Maarit reached out to me recently to see if I would be interested in collaborating and I instantly fell for her work and had to say yes. She's a linocut printmaking based in Amsterdam and had a similar struggle as mine with not getting started on her artistic journey until her mid-twenties. Now she produces stunning drawings and prints and has made this gorgeous video documenting her process.
She asked me how I stay hopeful, even when things don’t turn out, and I was sad to not have a concrete answer. The only thing I could say is that it’s something I choose day after day, because if I don’t there would be no reason to take another breath. I have to believe that there is a solution that I haven’t found yet and I have to believe that what I want is possible and is out there waiting for me.
Has this ever happened to you? You have grand plans but then they get pushed aside as days, then months, then years disappear. Have you let something slide because you figured it was too late to do it? The truth is, it's never to late to do something that matters to you. Here are six reasons to believe that it’s never too late.
I met Daphne when I started teaching classes at Edmonton's The Paint Spot, where she also teaches. We realized that we were both from the same small town and that we had both won a banner-painting contest in that town in separate years. Her figure paintings are incredible and it's been great getting to know someone who makes a full-time living as a fine-artist.
Over the years I’ve gathered a small collection of books about maps. I bought a few of them, a few were gifts from people who recognized my fascination for all things cartographic, and a few I’ve borrowed from the library but are still on my wishlist. To help get inspired for my upcoming workshop, Mixed-Media Map-Making, I’m revisiting my collection and remembering why maps are so inspiring. If you could use some artistic inspiration, check your local library or bookstore for these titles!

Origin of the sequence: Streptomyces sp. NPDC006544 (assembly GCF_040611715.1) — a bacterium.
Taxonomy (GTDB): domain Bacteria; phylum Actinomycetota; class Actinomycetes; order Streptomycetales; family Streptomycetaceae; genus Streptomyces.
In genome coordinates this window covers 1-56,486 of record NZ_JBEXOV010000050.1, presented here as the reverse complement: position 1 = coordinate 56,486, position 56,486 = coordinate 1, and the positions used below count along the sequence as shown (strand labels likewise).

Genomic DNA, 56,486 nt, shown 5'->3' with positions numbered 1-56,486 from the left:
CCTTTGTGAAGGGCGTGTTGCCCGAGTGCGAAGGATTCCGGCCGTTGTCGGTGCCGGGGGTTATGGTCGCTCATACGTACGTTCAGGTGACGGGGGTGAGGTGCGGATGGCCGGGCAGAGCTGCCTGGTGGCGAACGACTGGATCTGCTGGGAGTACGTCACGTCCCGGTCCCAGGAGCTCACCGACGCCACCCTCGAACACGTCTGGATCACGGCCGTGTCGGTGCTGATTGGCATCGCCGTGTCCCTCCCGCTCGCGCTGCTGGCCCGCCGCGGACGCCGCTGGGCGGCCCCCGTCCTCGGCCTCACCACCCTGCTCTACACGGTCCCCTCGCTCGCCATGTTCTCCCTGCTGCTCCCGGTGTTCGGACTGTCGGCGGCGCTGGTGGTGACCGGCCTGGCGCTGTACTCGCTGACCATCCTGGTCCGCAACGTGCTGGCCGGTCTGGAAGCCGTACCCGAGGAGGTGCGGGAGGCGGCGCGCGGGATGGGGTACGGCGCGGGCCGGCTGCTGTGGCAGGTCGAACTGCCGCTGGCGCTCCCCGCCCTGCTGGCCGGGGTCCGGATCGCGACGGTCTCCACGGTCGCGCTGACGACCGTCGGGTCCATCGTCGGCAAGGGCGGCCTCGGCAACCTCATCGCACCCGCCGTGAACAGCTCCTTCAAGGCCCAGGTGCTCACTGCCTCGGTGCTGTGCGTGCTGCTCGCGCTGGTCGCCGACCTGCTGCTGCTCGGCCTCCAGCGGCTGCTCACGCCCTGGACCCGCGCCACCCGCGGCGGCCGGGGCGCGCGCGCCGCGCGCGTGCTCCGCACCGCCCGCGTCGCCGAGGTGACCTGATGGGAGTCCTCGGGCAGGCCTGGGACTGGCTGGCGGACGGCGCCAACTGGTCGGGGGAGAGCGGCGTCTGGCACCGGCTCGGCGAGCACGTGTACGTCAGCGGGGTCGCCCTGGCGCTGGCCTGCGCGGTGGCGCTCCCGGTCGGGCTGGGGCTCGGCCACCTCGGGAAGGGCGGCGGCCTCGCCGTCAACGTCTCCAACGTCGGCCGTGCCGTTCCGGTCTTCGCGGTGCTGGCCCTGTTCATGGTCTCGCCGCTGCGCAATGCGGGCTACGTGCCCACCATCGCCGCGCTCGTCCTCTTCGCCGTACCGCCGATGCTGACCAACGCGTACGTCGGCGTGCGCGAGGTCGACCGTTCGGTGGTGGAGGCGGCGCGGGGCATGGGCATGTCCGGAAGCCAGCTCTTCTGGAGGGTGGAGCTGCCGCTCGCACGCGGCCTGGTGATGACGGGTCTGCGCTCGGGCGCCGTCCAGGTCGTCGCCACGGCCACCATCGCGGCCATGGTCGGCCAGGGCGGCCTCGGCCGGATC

I use a lot of maps in my artwork: I cover my sculptures in maps, use them as backgrounds for my linocuts, and have started making mixed-media paintings of imaginary maps. I also collect old maps and have a couple framed in my home. The magic of maps is in the stories they tell: of the past and the future, of reality and the imagination, and of science and exploration. Here are 11 talented, inspiring artists who are telling beautiful stories through their unique use of maps.
Nat and I go way back: we first met working at a chocolate store here in Edmonton and later were housemates for a year or so. We cooked and crafted together and had long conversations about how to live a creative life. Every now and then she would pull out her cello to practice and I was in heaven. I've missed her terribly since she moved to Winnipeg but have loved watching her music career flourish from afar.
In the wake of the Charlottesville protests, I was encouraged to see some anti-fascist art popping up in my Instagram feed. It’s so easy to feel powerless when confronted with such powerful expressions of hate, but one easy thing we can all do is share images and messages that express what we believe in. I went digging for some art being made in response to hate, racism, and heart-breaking current events. Here’s what I found
How much do you know about printmaking? If you’re like most people who didn’t study art, the answer is probably not much. It’s a family of art-making techniques that are quite unique and beautiful but that aren’t well understood outside the art world, despite having been around for thousands of years - since the invention of paper.Since I love working in printmaking, and keep running into confusion when I talk about it, I thought I would share a little of what it’s all about and my experience with it.